Richmond is a city of givers and volunteers, all year long. Perhaps we see it more at Christmas because we’re aware of the blessings of giving at this time of the year but Richmonders reach out, give back, dig deep and do it without fanfare. Quietly. The way the Bible says we’re to give…

The WRVA Salvation Army Shoe Fund has been providing shoes for kids as long as I can remember. My father always sent a check and my brother faithfully contributes every year. I only know he gives because he and my aunt now make donations to the other’s chosen charity instead of giving each other a Christmas gift (his idea). I can remember Alden Aaroe (Mr. WRVA to most Richmonders!) asking listeners to contribute and they did, giving 2,500 children new shoes each year. This year the Salvation Army has asked for a different kind of help so go to and see how you can be part of a Richmond tradition.

The Salvation Army works tirelessly year-round in countless programs but one of them is particularly dear to my heart. Almost 30 years ago, my best friend, Nancy Ittner, called me one day and said “I saw in the paper where the Salvation Army dresses dolls and bears for kids at Christmas.” I replied “That sounds like a good program.” “Good,” she said. “Because I signed you up for 12 bears.” And thus my career as bear dresser began. When Nancy’s brain tumor prevented her from dressing her own dozen bears, I dressed hers as well. It has been a way to remember the “conscience” I lost when Nancy died. I always said I didn’t need to think much about what I should volunteer to do…Nancy would tell me. And sign me up…


The Salvation Army was also a partner for years in the Richmond Pops holiday concert, which is on December 20th this year. Richmond Pops is a totally volunteer orchestra that performs several times a year and the amazing programs are free. You simply have to request the tickets in advance. It’s a low-technology method…send a self-addressed envelope to their mailing address and they mail the tickets back. Supported by donations and populated by an incredibly dedicated group of talented musicians, this is Richmond at its best. Everyone that I have taken to one of their programs has started ordering their own tickets for the next performances.  It may be too late to get tickets (you might be able to pick them up since it’s too late for the mail) but I’ll give you the information if you get in touch.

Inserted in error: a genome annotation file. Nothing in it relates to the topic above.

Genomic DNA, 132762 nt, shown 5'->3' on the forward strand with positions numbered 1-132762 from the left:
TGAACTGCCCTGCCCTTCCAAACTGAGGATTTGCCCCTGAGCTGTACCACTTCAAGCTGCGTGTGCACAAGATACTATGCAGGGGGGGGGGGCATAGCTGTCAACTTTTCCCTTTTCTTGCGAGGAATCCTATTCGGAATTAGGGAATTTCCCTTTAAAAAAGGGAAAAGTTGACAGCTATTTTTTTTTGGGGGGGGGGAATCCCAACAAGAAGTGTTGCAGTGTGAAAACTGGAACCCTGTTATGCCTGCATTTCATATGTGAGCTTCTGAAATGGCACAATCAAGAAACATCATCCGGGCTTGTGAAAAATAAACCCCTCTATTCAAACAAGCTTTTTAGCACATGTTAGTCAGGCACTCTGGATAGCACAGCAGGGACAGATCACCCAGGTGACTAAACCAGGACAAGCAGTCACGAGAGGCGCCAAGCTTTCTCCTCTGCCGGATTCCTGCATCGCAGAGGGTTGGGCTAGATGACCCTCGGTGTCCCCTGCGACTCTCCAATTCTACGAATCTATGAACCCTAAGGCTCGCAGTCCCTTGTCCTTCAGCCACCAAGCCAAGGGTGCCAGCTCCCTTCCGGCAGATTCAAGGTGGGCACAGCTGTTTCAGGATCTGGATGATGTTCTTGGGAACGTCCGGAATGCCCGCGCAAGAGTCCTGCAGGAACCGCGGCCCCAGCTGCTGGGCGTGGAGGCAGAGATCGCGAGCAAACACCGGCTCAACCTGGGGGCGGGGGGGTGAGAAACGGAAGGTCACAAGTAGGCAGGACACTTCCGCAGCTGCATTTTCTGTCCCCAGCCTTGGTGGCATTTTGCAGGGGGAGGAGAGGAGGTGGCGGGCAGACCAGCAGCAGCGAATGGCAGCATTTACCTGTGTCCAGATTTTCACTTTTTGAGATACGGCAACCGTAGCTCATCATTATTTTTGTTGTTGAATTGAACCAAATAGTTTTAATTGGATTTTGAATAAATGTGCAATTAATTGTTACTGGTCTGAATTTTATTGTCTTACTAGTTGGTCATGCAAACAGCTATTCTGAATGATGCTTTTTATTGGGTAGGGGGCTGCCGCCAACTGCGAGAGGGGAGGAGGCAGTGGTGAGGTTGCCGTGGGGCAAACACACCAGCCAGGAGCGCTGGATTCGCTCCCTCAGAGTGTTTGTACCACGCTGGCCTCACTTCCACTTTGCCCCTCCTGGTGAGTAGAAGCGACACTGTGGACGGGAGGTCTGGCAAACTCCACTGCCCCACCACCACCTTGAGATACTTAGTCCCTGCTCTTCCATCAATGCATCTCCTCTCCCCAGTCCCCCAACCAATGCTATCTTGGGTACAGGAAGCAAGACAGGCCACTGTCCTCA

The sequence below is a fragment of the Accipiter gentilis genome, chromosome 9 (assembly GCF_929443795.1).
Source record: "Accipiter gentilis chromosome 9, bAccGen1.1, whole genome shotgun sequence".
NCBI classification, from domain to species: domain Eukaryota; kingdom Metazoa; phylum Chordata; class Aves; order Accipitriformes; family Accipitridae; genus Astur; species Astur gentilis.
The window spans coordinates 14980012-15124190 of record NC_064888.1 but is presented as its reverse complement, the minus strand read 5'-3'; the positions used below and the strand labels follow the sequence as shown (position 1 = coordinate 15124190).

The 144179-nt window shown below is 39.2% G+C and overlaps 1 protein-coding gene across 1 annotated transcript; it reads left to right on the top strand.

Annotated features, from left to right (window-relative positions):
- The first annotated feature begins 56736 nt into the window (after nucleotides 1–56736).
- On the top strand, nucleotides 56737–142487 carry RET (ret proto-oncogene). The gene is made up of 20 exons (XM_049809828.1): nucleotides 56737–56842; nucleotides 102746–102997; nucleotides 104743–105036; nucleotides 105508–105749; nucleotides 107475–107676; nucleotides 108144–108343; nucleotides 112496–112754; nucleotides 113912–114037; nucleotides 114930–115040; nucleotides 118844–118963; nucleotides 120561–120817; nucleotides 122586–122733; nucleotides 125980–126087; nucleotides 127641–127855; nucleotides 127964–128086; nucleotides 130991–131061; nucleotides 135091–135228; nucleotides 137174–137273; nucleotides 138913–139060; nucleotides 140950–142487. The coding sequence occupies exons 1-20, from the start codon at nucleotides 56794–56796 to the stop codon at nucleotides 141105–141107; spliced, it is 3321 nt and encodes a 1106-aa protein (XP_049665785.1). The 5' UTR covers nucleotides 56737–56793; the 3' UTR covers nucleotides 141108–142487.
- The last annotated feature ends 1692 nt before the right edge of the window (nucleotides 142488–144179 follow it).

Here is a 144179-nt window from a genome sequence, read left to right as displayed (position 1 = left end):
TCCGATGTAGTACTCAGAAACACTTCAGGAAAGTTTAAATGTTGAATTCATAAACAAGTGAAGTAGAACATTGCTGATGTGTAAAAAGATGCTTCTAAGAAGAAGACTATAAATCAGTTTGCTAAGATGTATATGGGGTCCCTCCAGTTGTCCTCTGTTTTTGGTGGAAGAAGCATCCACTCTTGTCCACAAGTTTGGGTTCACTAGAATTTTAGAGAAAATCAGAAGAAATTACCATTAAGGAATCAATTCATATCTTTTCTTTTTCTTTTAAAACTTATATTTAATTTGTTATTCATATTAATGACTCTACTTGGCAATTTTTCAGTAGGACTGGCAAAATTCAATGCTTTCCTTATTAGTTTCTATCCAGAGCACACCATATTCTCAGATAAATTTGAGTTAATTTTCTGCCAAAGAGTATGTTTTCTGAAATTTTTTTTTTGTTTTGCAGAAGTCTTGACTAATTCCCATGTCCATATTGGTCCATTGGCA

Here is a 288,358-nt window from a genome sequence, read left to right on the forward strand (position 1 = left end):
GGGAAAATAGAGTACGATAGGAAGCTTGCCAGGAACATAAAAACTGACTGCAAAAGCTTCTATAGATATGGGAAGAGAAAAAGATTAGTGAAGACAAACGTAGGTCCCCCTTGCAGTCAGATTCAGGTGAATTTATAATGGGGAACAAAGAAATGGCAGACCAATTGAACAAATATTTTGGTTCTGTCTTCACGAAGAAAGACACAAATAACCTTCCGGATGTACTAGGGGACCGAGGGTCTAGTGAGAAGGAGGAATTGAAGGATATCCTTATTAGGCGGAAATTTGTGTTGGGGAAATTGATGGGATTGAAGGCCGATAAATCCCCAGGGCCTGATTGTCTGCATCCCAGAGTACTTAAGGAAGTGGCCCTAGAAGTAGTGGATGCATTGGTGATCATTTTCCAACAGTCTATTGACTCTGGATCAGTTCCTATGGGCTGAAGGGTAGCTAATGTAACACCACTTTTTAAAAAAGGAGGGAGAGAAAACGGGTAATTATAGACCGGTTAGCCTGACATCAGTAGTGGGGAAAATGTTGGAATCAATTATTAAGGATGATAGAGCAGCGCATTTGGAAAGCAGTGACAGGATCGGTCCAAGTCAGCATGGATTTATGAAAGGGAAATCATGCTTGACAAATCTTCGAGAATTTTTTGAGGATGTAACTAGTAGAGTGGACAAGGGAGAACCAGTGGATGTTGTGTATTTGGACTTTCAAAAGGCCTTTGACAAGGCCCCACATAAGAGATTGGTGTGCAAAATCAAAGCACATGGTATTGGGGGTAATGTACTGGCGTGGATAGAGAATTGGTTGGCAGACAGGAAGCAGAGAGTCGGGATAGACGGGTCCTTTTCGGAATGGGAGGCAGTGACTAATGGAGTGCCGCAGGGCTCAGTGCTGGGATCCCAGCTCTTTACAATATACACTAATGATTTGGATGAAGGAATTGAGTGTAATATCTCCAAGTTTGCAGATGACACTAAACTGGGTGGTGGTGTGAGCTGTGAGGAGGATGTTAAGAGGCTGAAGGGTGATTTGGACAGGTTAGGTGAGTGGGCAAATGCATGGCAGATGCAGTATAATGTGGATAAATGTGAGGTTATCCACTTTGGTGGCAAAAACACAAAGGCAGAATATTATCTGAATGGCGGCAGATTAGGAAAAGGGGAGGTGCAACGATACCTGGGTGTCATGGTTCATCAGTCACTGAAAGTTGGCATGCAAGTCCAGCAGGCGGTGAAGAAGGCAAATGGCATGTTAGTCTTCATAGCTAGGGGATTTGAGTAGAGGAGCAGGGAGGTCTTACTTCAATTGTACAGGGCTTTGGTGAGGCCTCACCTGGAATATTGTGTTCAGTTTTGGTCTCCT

I mentioned the Carillon Christmas Pageant in my last entry but they deserve another comment. For 80 years, volunteers of all ages (including “baby Jesus”) have braved the weather, attended rehearsals and worked to present a traditional Christmas pageant, complete with narration from the Book of Luke and the classic carols we love. It’ll bring tears to your eyes to watch the crowd of “townspeople” climbing to the stage to see the Christ child. December 23rd, 7:00 PM. Dress warmly.

Richmond lost a Christmas legend in 2010 but his legacy continues. Sergeant Santa (Ricky Duling) WAS Santa to thousands of kids for over 30 years.  He headed up collections of toys and personally made sure that those kids knew Santa was very familiar with each of them. When he retired from the Richmond Police Department, it was to work full-time on his organization. You can find the elves at Sergeant Santa of Richmond, 3023 W. Marshall Street, Richmond, VA 23230 (804 358-7281) where the giving never stops.

I haven’t even touched on the countless programs through churches, schools, other organizations that notice needs and then fill them. We could list generous givers for days and still not mention them all. We all are so blessed. Whatever we have, whether it’s a lot or not, there is someone who needs a hand and someone here in Richmond who is offering that hand. Find someone you can help today. You’ll be blessed by the giving and you’ll know that you are part of the generous spirit of Richmond. Virginia may be for lovers but Richmond is OF givers.